Business Preparedness against ransomware

It is perhaps the scariest of computer infections. Ransomware is not out to steal your files or capture your passwords; what it does is potentially much, much worse for your business.

Unlike other computer infections, ransomware is designed to encrypt your business files, blocking access to those records until you pay a ransom to get the decryption key. That type of encryption can be deadly to any business.

If you doubt the danger and enormous potential threat posed by ransomware, just think about what would happen if none of your employees could access their files for an extended period of time. How would you serve your clients? How would you do your work? How would you explain the situation to your customers?

The best way to protect your business from a ransomware attack is to stop it from happening in the first place. That means keeping your computers and servers up to date, applying the latest patches and maintaining a solid hardware and software firewall. It means training your employees and employing a robust spam server on your email system. It means remaining constantly vigilant and responding to the early warning signs of an infection. Sometimes, however, all the proactive measures in the world are not effective, and your business ends up infected with ransomware.

What do you do then? What happens when you, or one of your team members, tries to open a file and finds it suddenly encrypted? How do you respond to the inevitable ransom demand? The steps you take in response to a ransomware attack matter a great deal, and your reaction will play a big role in the future of your business.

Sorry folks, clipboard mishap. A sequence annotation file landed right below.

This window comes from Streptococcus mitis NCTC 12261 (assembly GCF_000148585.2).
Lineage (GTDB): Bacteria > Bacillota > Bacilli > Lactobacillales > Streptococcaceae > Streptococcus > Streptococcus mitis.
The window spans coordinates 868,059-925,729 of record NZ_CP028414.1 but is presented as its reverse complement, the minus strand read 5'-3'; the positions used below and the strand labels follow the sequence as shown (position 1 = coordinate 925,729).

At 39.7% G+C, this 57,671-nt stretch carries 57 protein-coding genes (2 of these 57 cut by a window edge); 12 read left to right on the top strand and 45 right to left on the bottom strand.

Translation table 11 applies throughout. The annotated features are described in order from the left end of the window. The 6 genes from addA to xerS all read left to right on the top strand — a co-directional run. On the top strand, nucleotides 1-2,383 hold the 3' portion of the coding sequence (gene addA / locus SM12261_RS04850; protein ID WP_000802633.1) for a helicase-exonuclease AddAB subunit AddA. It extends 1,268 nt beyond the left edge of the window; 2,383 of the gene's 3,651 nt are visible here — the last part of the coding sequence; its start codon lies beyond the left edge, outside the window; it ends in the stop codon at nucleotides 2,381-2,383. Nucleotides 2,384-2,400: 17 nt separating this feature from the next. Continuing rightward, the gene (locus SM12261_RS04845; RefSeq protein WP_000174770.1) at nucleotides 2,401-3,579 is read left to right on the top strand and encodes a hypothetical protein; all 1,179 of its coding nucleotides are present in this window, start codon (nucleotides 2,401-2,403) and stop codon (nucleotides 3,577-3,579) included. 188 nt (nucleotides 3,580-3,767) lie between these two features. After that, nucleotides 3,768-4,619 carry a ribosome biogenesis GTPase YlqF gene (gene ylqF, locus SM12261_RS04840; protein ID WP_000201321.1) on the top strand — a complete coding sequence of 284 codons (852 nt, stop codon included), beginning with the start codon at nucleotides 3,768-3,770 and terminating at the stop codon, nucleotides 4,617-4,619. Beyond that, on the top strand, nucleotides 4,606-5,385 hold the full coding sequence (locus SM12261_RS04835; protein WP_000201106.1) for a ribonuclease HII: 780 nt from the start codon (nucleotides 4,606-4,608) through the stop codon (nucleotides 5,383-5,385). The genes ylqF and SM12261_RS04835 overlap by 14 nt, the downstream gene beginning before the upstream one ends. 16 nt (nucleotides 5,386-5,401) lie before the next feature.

It is important to act fast if you suspect a ransomware infection. Ransomware works by encrypting files at the targeted company, but that encryption does not happen all at once. If you suspect a problem, you may be able to mitigate the damage by doing a quick backup of your most vital files. You can use external hard drives, thumb drives or other devices to capture known-good copies of those files in case the worst happens.

You should also immediately remove the suspect computers and servers from the Internet and your internal network. Ransomware can encrypt your files in a matter of seconds, so pull the Ethernet cable to disconnect the devices and stop the infection from spreading. This method is not foolproof, and some files may still be compromised, but it can be a good way to reduce the amount of damage - and the amount of work it will take to recover your precious business files.

Report the Crime

Ransomware is more than a serious danger to your business - it is also a serious crime. You should report the ransomware attack as soon as you can, not only to protect yourself but to let other business owners know that they could also be at risk.

Report any suspected ransomware attacks to the FBI right away, and provide the authorities with as much information as you can. Relevant information for the federal authorities include the date and approximate time of the infection, the name of the company, the type of ransomware used and how the infection occurred, i.e. web browsing, email links, etc.

You may not have all of this information, but once the investigation gets underway the authorities will be able to determine what type of ransomware is being used and possibly trace its source as well. In the meantime, you can start assembling file backups and get ready to recover your data.

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